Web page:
Is it possible to be bound by two traditions and not just one? Zao Wou-Ki believed so, and it shows in the late French-Chinese abstract painter’s works, over 40 of which feature in STPI’s annual special exhibition. On loan from a private collection, lesser-known pieces in Zao’s oeuvre – prints, ink work and paintings among them – are on show at the gallery, charting the influential artist’s career from the ’50s to the early noughties.
Bold, calligraphic lines that sweep, leap and fall take centre-stage against, at first glance, a series of watercolours. But look closer, because they’re a reflection of Zao’s mastery of printmaking. He incorporates motifs of the French tradition peintre-graveurs ('painter-engraver'), with Chinese calligraphy – a true fusion of East and West. Art appreciators will also spot influences from Picasso, Cézanne and abstract expressionist Paul Klee.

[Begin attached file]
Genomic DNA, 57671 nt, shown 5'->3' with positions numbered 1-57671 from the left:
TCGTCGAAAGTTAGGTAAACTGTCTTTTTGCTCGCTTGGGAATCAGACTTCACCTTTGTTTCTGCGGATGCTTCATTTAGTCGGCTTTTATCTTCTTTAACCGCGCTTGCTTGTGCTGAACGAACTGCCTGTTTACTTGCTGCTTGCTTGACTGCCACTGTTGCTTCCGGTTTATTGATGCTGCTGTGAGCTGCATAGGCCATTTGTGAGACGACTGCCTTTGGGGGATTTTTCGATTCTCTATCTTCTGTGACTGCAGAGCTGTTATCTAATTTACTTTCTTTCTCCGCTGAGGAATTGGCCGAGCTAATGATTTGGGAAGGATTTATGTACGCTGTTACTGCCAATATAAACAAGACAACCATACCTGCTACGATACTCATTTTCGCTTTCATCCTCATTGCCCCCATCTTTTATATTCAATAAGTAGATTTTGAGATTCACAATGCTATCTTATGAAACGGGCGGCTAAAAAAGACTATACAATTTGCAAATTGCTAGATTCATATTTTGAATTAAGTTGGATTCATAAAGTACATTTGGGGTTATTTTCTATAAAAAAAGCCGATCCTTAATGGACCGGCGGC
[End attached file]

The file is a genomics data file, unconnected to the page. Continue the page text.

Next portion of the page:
In 1964, the Beijing-born painter received French citizenship, marking the start of what he calls his ‘artistic awakening’. Among the techniques he employed was lithography, in which an image is drawn on stone or metal with a greasy material then rolled with ink onto a blank canvas. His paintings – they hang today on the walls of major art galleries such as the Museum of Modern Art and Tate Modern – are a showcase of his control of the calligraphy brush, each stroke channelling the temporal and spatial shifts we experience in our lives.
So it’s rather apt that Zao himself saw his practice evolve over his career. Because in 2010, three years before his passing, he completed his final piece: a watercolour painting.